Avoid turning your custard into scrambled eggs

Whisk the mixture constantly until it thickens, which should take about 15 minutes. It’s important to pay close attention to the custard and whisk it the whole time it’s cooking. "A new baker should make sure they are careful when making the custard in the double boiler," Tricia explains, adding, "whisk continuously to keep the mixture moving so you don’t scramble the eggs."

When the custard coats the back of a spoon, remove it from the heat and pour it into another bowl. Continuing whisking the custard until it’s no longer steaming. Place both the custard and the meringue in the refrigerator to cool until ready to serve.

Don’t forget the garnish

No modern floating islands dessert is complete without its decorative spun sugar caramel garnish. To make this eye-catching touch, heat two-thirds of a cup of sugar and a third of a cup of water in a small saucepan. Note: You do not want to stir the mixture. Wait until it turns an amber color, then quickly take it off the heat.

Using a fork, drizzle your sugar concoction in a circular motion on a dinner plate to make the garnishes. The sugar will harden quickly, so set it aside on a piece of parchment until you’re ready to add it to your floating islands. Just remember, the sugar will become sticky after a few hours. You’ll want to make four garnishes (one for each serving).

When it’s time to serve, spoon the custard into shallow dessert bowls, float two "islands" in each bowl, and top with the spun sugar caramel garnish.

  • 6 eggs
  • 2 cups sugar, divided
  • 2 ½ cups whole milk, divided
  • 3 tablespoons liquor (Harlequin Orange Liqueur, cognac, or Grand Marnier work well), divided
  • 2 teaspoons vanilla
  • ½ teaspoon salt
  • ⅓ cup water
  1. Carefully separate 5 eggs and place whites in the metal bowl of a stand mixer. Make sure no yolks get mixed with the whites. Reserve yolks and cover them with plastic wrap to prevent a skin from forming.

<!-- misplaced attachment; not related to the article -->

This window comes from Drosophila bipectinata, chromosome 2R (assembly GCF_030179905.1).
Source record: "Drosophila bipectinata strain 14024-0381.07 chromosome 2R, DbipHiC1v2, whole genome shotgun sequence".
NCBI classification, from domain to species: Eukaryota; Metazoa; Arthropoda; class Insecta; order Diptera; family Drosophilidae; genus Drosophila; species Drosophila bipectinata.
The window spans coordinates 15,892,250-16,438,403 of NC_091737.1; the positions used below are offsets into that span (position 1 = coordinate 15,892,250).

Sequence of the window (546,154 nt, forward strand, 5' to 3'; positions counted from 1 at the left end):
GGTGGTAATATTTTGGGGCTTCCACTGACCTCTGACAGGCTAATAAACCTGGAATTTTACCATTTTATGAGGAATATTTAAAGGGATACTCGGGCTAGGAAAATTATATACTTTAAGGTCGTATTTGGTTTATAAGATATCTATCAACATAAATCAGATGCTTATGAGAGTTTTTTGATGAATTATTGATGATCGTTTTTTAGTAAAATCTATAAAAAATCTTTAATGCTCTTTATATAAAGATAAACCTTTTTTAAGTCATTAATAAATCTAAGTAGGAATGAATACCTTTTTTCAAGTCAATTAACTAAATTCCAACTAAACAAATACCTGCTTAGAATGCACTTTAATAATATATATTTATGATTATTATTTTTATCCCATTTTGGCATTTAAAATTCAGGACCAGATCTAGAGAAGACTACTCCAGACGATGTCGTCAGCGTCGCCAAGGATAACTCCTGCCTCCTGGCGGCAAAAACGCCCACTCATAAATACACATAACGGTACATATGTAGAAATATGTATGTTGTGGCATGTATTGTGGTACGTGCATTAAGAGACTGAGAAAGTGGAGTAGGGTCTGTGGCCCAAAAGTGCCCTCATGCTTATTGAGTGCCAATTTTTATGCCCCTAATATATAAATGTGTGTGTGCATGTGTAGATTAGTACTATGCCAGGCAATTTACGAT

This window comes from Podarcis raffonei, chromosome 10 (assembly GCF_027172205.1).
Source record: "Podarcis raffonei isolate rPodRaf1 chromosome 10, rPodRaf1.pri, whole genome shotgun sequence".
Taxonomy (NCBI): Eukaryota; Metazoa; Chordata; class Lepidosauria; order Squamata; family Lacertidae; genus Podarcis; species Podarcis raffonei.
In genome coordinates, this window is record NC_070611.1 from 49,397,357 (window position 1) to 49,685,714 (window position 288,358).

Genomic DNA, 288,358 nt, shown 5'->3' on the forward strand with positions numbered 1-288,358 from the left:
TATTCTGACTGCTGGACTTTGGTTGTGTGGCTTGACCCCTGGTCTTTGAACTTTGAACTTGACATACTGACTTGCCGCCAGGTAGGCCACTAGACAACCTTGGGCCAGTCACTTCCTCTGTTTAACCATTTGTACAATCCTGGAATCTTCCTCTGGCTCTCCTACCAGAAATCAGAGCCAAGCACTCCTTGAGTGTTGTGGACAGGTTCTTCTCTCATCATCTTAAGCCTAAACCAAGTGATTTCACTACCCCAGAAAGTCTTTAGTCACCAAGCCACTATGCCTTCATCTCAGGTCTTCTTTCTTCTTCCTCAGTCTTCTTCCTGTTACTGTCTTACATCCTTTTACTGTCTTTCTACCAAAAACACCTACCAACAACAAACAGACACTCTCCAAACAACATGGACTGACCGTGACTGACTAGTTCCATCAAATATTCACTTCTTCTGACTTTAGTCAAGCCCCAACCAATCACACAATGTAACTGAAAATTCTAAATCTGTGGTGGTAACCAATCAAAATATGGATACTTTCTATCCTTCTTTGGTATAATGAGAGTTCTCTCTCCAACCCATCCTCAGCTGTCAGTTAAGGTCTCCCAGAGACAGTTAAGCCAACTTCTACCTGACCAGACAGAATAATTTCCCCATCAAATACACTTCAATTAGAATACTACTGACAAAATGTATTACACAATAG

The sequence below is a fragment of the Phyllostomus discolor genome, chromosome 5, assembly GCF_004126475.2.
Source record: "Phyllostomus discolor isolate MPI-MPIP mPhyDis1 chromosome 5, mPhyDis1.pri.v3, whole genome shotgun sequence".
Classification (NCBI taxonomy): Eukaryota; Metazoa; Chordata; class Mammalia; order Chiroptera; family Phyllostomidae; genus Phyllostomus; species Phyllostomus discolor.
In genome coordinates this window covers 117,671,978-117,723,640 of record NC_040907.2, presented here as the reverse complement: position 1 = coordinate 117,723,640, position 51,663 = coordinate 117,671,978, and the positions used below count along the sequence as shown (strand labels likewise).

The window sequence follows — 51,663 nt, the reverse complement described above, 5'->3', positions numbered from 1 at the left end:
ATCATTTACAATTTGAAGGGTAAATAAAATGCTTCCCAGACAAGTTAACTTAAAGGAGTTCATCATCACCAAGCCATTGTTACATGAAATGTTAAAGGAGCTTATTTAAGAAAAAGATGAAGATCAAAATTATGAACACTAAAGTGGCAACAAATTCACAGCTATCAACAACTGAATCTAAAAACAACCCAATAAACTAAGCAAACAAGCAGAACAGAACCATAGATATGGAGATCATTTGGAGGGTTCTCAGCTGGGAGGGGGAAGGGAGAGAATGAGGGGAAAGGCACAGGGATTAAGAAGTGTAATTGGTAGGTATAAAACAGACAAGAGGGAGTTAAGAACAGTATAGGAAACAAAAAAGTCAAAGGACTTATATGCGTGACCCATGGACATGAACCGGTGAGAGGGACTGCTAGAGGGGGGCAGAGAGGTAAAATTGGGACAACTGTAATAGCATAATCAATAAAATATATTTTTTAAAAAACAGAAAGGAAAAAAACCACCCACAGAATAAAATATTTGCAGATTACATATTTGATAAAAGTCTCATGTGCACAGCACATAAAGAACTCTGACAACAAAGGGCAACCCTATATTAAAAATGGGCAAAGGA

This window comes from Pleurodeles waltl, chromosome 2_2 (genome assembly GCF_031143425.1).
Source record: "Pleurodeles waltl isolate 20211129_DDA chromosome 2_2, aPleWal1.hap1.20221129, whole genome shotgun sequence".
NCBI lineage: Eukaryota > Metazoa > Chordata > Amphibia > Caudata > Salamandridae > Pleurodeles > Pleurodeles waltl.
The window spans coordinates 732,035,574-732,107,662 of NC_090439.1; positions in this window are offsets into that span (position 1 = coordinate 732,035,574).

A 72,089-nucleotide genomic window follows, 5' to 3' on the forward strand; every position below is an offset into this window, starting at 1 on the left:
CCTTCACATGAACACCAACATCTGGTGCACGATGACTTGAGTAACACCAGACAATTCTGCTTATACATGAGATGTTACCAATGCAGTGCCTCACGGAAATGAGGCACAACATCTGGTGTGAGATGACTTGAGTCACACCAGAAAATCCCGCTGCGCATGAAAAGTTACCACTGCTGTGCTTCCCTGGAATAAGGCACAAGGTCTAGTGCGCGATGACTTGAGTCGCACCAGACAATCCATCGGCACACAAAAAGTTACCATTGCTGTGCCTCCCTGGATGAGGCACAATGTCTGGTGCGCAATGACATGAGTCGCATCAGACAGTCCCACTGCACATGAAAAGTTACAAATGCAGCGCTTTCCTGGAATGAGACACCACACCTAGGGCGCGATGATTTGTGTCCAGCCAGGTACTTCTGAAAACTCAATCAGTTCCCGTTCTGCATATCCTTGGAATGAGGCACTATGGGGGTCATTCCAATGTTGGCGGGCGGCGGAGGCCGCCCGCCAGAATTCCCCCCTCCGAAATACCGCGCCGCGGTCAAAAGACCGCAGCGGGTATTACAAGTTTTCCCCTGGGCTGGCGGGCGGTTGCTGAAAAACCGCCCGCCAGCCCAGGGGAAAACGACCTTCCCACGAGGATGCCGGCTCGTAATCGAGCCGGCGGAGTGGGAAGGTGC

2. Using mixer whisk attachment, whisk egg whites on medium-high about 10 minutes, adding ¾ cup plus 1 tablespoon sugar gradually to the whites until stiff peaks form. Mix on high for 3 minutes.
  3. Pour about ½ cup milk and 2 tablespoons of liquor into a 12-inch-deep skillet (milk should be about ½-inch deep). Place over medium heat until bubbles are just starting to appear. Using two large teaspoons, create 8 "islands" of meringue. Cook for 1 minute in milk until the meringue feels slightly dry. Carefully, turn the islands over and cook for about 1 ½ minute longer. Remove from milk with a slotted spoon and drain on a plate. Repeat with remaining meringue.
  4. Add the rest of the milk to the pan. Add vanilla and the remaining 2 tablespoons of liquor to the milk mixture. Keep aside.
  5. Heat a few inches of water in a medium saucepan to act as a double boiler. Place another pan or heat-proof bowl on top of simmering water and add the reserved egg yolks and remaining egg. Stir in ½ a cup of sugar as well as remaining salt and milk. Whisk mixture constantly until it thickens (about 15 minutes). Pay close attention to the custard, whisking the whole time it is cooking so you don’t scramble the eggs. Custard is done when it coats the back of a spoon. Remove custard from the heat and pour into another bowl, and whisk until no steam is coming from the custard. Allow custards and "islands" to cool in the refrigerator until ready to serve.
  6. Make the spun sugar caramel topping by heating ⅔ cup sugar and ⅓ cup water in a small saucepan (do not stir) until it is an amber color. Quickly take it off the heat.
  7. Use a fork to drizzle sugar in a circular motion on a dinner plate to make garnishes. The sugar will harden quickly. Set aside on a piece of parchment until ready to use. Make four garnishes.
  8. To serve, spoon custard into a shallow dessert bowl and float two "islands" in each bowl. Top with spun sugar caramel garnish.